Recently my fiance and I went to an open house a little out of our price range. Actually, at $1.3 million (just reduced from $1.6 million), it was a lot out of our one-bedroom fixer-upper price range. But hey, I figured, why not see how the other half lives?
My fiancé did not want to visit the prewar, classic-six co-op on the Upper East Side.
“We’re going to look so out of place,” he protested.
Donning our (Banana Republic) designer clothes for the middle class, we did our best to look like a couple who could afford the place we were going to see.
As soon as we entered the $1.3 million door, a woman in a jogging suit asked us to take off our shoes. Even in my range, I'd never seen a broker in such super casual attire. Maybe she’s the lady of the house? I thought.
We obliged, and she told us to look around. She headed back into the kitchen, her Starbucks coffee in hand.
The living room was gorgeous—an angled ceiling with beams, pristine fireplace and crown molding to die for. The dining room featured tall windows and a southern exposure. Impressive, we agreed.
Next was the updated kitchen, where the woman in the track suit sat on a stool drinking her coffee and flipping through the Sunday Times. She asked us to put our names on the email list. She apparently was, in fact, the real estate agent.
“You guys just hanging out or what?” she asked.
Um, maybe our jeans gave us away.
"Just looking," we explained nonchalantly, and headed off to tour the rest of the apartment.
Here things took an unexpected turn.
In the study, the husband’s papers were spread out everywhere. Private tax information, social security numbers and bank accounts were easily visible. It was unsettling to see the owner's personal information strewn all over the place.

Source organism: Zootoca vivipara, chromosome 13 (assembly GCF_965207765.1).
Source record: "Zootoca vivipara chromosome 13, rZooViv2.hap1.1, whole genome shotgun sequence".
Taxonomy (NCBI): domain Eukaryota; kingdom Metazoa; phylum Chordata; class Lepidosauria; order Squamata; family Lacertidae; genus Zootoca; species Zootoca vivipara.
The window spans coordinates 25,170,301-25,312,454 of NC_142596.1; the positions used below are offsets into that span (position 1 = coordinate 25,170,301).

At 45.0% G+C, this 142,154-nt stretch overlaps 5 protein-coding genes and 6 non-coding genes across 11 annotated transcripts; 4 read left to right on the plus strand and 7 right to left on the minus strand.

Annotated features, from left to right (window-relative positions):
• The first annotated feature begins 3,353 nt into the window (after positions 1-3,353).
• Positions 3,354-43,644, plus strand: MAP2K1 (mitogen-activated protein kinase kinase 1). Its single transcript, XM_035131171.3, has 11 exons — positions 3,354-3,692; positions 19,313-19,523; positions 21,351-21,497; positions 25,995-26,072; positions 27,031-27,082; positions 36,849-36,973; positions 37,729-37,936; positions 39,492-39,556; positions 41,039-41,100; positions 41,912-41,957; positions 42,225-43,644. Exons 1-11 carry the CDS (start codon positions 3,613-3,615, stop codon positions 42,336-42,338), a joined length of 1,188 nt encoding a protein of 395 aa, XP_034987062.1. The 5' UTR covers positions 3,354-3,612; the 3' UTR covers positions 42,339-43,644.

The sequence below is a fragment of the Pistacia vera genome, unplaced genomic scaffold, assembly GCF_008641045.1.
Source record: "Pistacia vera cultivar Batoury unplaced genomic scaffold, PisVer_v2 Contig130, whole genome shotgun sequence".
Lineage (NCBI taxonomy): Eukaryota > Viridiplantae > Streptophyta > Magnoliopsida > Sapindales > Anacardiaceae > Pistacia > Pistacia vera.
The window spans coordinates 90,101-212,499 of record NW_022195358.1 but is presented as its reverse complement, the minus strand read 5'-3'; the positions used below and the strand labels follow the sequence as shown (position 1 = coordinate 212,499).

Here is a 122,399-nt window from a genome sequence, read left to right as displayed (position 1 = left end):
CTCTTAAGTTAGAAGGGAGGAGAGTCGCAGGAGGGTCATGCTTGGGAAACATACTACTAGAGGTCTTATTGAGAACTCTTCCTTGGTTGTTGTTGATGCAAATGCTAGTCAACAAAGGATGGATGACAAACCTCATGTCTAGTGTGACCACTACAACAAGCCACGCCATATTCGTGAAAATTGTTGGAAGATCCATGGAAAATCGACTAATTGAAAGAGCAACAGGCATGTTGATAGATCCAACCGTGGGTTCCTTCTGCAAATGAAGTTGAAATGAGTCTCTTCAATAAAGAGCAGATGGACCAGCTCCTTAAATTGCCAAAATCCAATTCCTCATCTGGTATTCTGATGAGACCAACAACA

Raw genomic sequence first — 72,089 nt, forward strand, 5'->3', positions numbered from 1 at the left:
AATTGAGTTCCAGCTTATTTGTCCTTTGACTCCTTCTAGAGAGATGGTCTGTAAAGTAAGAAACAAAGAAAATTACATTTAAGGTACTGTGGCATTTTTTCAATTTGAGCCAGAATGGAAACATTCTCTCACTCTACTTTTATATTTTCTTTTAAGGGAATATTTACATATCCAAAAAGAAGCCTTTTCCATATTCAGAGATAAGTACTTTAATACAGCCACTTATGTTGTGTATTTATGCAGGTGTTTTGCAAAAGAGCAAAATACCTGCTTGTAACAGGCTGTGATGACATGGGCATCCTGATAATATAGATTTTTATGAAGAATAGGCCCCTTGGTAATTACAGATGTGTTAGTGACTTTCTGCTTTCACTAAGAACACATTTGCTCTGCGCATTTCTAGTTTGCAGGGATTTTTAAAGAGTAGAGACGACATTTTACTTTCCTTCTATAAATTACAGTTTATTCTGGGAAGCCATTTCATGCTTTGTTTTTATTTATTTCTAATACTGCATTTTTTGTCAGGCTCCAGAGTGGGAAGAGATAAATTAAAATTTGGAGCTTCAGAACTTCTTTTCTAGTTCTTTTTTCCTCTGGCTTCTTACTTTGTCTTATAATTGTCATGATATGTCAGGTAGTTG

In the teenage boy’s bedroom, a proud display of empty vodka bottles elbowed one another on a shelf above his bed.
The toilet in the kids' shared bathroom was seriously filthy. The master bathroom, meanwhile, sported a gaudy pink tub and gold fixtures everywhere, requiring a complete gut job.
Back in the kitchen, the agent finally got off her rear to show us the maid’s room--a small bedroom that was more of a walk-in closet with stained rug, no windows and one of the smallest beds I’d ever seen. We instantly felt sorry for the maid. And the condition of the kids' toilet made a lot more sense.
All in all, this was not quite what we had expected from a $1.3 million apartment.
The agent merely waved goodbye as we left. Out of the building, I gave a backward glance, thinking how it would be to live on this block, in this neighborhood and to have this money. But something was missing.
Yes, the space and location were enviable. But instead of crippling us with apartment envy, it reminded us that it takes more than space or money to create a home, the kind we envision shaping inside the one-bedroom fixer-upper waiting somewhere out there for us.